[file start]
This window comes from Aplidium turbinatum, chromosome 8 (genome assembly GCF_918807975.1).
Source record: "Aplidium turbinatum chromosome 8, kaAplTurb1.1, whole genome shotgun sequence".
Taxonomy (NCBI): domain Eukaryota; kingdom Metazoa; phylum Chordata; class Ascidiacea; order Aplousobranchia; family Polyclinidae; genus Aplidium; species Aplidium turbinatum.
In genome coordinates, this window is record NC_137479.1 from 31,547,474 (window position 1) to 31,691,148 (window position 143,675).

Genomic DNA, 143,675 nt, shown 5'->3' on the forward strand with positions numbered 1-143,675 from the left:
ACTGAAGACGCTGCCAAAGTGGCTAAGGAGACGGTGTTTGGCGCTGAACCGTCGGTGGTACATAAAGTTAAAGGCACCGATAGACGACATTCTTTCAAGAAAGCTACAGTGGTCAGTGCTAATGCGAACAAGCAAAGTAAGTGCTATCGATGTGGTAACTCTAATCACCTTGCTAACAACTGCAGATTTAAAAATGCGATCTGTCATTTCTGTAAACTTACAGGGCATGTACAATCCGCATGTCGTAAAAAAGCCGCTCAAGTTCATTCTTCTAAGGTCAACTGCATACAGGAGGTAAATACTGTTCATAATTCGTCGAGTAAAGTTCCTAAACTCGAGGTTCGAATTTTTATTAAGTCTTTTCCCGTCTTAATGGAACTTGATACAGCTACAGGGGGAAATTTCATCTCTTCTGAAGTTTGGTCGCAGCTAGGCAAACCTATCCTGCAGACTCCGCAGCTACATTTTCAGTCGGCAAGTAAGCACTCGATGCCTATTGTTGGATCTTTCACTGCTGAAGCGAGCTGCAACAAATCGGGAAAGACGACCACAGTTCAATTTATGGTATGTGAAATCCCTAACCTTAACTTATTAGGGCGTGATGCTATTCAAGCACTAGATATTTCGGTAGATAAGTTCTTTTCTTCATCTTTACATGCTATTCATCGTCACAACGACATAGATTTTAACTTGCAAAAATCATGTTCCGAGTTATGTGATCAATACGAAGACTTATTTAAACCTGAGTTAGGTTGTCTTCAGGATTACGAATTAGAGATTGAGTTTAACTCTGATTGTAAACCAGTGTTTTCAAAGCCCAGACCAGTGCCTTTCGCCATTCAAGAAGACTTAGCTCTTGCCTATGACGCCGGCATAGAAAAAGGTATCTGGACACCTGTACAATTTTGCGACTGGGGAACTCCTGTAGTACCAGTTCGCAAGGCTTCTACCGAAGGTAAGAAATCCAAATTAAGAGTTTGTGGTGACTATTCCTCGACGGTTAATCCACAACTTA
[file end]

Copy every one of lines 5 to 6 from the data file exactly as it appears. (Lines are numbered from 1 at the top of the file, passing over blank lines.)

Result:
Genomic DNA, 143,675 nt, shown 5'->3' on the forward strand with positions numbered 1-143,675 from the left:
ACTGAAGACGCTGCCAAAGTGGCTAAGGAGACGGTGTTTGGCGCTGAACCGTCGGTGGTACATAAAGTTAAAGGCACCGATAGACGACATTCTTTCAAGAAAGCTACAGTGGTCAGTGCTAATGCGAACAAGCAAAGTAAGTGCTATCGATGTGGTAACTCTAATCACCTTGCTAACAACTGCAGATTTAAAAATGCGATCTGTCATTTCTGTAAACTTACAGGGCATGTACAATCCGCATGTCGTAAAAAAGCCGCTCAAGTTCATTCTTCTAAGGTCAACTGCATACAGGAGGTAAATACTGTTCATAATTCGTCGAGTAAAGTTCCTAAACTCGAGGTTCGAATTTTTATTAAGTCTTTTCCCGTCTTAATGGAACTTGATACAGCTACAGGGGGAAATTTCATCTCTTCTGAAGTTTGGTCGCAGCTAGGCAAACCTATCCTGCAGACTCCGCAGCTACATTTTCAGTCGGCAAGTAAGCACTCGATGCCTATTGTTGGATCTTTCACTGCTGAAGCGAGCTGCAACAAATCGGGAAAGACGACCACAGTTCAATTTATGGTATGTGAAATCCCTAACCTTAACTTATTAGGGCGTGATGCTATTCAAGCACTAGATATTTCGGTAGATAAGTTCTTTTCTTCATCTTTACATGCTATTCATCGTCACAACGACATAGATTTTAACTTGCAAAAATCATGTTCCGAGTTATGTGATCAATACGAAGACTTATTTAAACCTGAGTTAGGTTGTCTTCAGGATTACGAATTAGAGATTGAGTTTAACTCTGATTGTAAACCAGTGTTTTCAAAGCCCAGACCAGTGCCTTTCGCCATTCAAGAAGACTTAGCTCTTGCCTATGACGCCGGCATAGAAAAAGGTATCTGGACACCTGTACAATTTTGCGACTGGGGAACTCCTGTAGTACCAGTTCGCAAGGCTTCTACCGAAGGTAAGAAATCCAAATTAAGAGTTTGTGGTGACTATTCCTCGACGGTTAATCCACAACTTA